The verbal section of the GMAT mixes reading comprehension questions with critical reasoning questions and sentence correction questions. So you may correct grammatical errors in a few sentences and then come across a set of reading comprehension questions. About one-third of the 41 questions in the verbal section are reading questions. You will see a split screen with an article passage on the left and a question with five answer choices on the right.
Although every passage has more than one question, only one question pops up at a time. You read the passage (which contains about 350 words), click on the choice that best answers the question, and confirm your answer. As soon as you confirm your answer, another question pops up on the right side of the screen. The passage remains on the left.
There are mainly six different types of reading comprehension questions that are tested in GMAT.
Main idea questions test your ability to capture the big picture. Main idea and supporting idea questions are the most common types of Reading Comprehension questions. These questions are often asked as first question after the reading passage. A question of this type could have the following wording:
In most cases, the main idea will be expressed in one or two sentences in the first paragraph, although it is occasionally expressed in the final paragraph or, rarely, in an interior paragraph. Sometimes the main idea is never stated explicitly .
You will encounter a number of supporting idea questions on the test. Questions of this type focus on specific ideas or pieces of information presented in the passage. They require a more focused reading than main idea questions. The questions also measure your ability to differentiate ideas that are explicitly stated in a passage from ideas that are implied by the author but that are not explicitly stated. You may be asked about:
The answers to this type of question are always grounded in the text. They are often close paraphrases of statements made in the passage.
In contrast to supporting idea questions, inference questions deal with ideas that are not stated in the passage. Inference questions prompt you to make a logical jump from the statements expressed in the passage to a conclusion that should be true if the statements in the passage are all true. Inference questions might look like:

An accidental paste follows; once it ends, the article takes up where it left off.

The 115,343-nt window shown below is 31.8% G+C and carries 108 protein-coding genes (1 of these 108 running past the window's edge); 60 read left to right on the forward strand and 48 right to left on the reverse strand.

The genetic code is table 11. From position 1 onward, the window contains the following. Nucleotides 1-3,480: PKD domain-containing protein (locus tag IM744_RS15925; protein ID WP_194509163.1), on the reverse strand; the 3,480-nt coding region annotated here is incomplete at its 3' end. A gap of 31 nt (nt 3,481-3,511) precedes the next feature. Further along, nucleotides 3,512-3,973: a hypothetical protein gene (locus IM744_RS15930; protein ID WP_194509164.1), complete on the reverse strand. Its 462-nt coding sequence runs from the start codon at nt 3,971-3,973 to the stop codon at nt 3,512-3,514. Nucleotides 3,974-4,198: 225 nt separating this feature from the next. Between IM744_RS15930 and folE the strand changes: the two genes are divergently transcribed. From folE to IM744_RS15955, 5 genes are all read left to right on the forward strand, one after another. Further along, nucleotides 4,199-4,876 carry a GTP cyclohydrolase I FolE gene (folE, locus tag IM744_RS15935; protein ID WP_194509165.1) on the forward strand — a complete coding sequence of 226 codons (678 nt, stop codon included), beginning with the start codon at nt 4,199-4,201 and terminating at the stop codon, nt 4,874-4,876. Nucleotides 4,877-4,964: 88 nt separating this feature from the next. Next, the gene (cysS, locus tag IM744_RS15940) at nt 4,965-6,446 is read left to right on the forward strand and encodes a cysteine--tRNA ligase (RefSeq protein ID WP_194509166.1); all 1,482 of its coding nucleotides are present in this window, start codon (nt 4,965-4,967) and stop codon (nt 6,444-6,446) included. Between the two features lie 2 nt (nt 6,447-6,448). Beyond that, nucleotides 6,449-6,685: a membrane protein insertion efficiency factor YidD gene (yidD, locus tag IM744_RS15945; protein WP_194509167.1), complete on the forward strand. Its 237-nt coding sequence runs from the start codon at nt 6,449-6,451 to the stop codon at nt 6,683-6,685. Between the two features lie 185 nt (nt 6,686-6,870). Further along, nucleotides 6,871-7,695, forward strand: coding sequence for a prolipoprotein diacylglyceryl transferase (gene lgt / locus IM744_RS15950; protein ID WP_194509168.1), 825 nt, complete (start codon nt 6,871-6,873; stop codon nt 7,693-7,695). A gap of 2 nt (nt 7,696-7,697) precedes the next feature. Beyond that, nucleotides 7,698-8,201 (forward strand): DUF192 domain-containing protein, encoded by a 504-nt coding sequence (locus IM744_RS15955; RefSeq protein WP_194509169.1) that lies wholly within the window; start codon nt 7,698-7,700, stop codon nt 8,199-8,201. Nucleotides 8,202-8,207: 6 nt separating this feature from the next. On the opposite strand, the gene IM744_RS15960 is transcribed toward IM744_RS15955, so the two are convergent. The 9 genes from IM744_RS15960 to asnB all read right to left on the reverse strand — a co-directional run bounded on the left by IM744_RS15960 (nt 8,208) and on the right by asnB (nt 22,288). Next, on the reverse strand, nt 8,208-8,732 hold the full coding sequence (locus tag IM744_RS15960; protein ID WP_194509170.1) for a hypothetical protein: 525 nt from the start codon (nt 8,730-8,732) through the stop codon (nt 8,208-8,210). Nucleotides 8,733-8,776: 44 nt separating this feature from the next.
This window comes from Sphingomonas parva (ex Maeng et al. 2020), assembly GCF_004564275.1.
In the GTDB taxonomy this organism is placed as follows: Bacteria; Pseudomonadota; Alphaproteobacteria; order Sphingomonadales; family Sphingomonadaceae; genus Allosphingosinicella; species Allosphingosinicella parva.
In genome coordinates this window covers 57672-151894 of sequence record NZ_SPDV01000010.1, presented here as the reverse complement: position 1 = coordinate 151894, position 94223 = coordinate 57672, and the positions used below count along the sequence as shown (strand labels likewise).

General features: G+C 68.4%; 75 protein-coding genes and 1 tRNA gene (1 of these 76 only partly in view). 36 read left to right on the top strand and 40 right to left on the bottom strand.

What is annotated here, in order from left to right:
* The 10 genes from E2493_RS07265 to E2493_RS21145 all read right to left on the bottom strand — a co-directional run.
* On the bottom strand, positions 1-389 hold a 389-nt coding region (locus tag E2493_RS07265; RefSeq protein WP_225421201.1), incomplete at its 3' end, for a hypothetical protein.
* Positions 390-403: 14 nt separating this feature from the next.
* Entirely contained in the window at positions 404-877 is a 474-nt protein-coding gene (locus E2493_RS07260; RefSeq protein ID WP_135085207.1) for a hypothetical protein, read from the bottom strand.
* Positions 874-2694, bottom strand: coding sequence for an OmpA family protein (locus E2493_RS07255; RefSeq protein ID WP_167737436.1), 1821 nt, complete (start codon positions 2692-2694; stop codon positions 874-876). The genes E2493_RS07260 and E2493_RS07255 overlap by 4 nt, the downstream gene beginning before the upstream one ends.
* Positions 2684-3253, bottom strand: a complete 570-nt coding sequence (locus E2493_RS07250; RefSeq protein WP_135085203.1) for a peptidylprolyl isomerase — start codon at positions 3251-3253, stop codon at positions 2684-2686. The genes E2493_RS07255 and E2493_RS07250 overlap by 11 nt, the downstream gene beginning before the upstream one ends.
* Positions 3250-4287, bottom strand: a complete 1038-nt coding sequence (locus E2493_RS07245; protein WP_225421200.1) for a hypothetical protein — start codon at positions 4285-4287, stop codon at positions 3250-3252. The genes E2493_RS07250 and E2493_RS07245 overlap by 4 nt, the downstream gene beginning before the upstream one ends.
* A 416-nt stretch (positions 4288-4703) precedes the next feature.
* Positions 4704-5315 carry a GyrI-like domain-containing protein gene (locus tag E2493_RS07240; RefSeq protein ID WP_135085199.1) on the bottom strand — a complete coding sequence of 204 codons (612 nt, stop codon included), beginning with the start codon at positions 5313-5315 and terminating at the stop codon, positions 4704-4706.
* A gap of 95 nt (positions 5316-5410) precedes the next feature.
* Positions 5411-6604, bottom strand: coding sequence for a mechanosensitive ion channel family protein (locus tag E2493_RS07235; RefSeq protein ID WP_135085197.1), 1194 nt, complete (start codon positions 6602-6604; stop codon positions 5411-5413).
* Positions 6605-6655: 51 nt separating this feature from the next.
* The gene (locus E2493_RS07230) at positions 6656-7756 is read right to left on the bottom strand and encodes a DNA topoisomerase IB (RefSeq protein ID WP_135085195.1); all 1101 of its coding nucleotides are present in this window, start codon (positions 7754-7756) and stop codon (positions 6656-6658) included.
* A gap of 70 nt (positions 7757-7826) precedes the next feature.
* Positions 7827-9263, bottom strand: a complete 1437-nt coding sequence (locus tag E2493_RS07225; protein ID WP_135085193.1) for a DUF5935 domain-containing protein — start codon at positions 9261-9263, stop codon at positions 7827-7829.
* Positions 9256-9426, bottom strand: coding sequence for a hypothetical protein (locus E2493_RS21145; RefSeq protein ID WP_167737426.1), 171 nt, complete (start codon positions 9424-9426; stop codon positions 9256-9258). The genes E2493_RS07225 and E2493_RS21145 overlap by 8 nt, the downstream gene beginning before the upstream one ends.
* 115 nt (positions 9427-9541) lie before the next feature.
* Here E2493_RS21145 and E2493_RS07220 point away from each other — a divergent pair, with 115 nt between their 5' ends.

The trick to inference questions is to stick closely to the wording of the passage and to keep your logic tight. The correct answer will require a logical hop, not a leap. Do not make unwarranted assumptions or use your own knowledge of the topic. What you need to do is read the section of the passage that the question asks about and then figure out which of the answer choices must be true if the statements in the passage are true.
Like inference questions, applying information questions deal with topics that are not mentioned explicitly in the passage. This type of question asks you to take the information given in the passage and apply it logically to a context outside of the passage. An applying information question could look like:
You should take the same approach to this type of question as you take with inference questions, except that you usually need to make a larger logical leap. These questions test your ability to recognize the structure of an argument or an idea, and then recognize the same structure in a different context.
These questions examine your ability to analyze the structure of the passage and to determine what role specific components play in the whole. Logical structure questions may look like:
If you read strategically, you should have a good idea of how to answer a question like this after your initial quick reading of the passage. If you have a good idea of what the passage as a whole is about and what role each paragraph serves in the passage, you should be able to sort quickly through the answers to determine which answer best describes the structure of the passage.
Style and tone questions ask about the expression of a passage and about the ideas in a passage that may be expressed through its diction. You may be asked to deduce the author’s attitude to an idea, a fact, or a situation from the words that he or she uses to describe it. You may also be asked to select a word that accurately describes the tone of a passage. For instance, the tone can be critical, questioning, objective, or enthusiastic.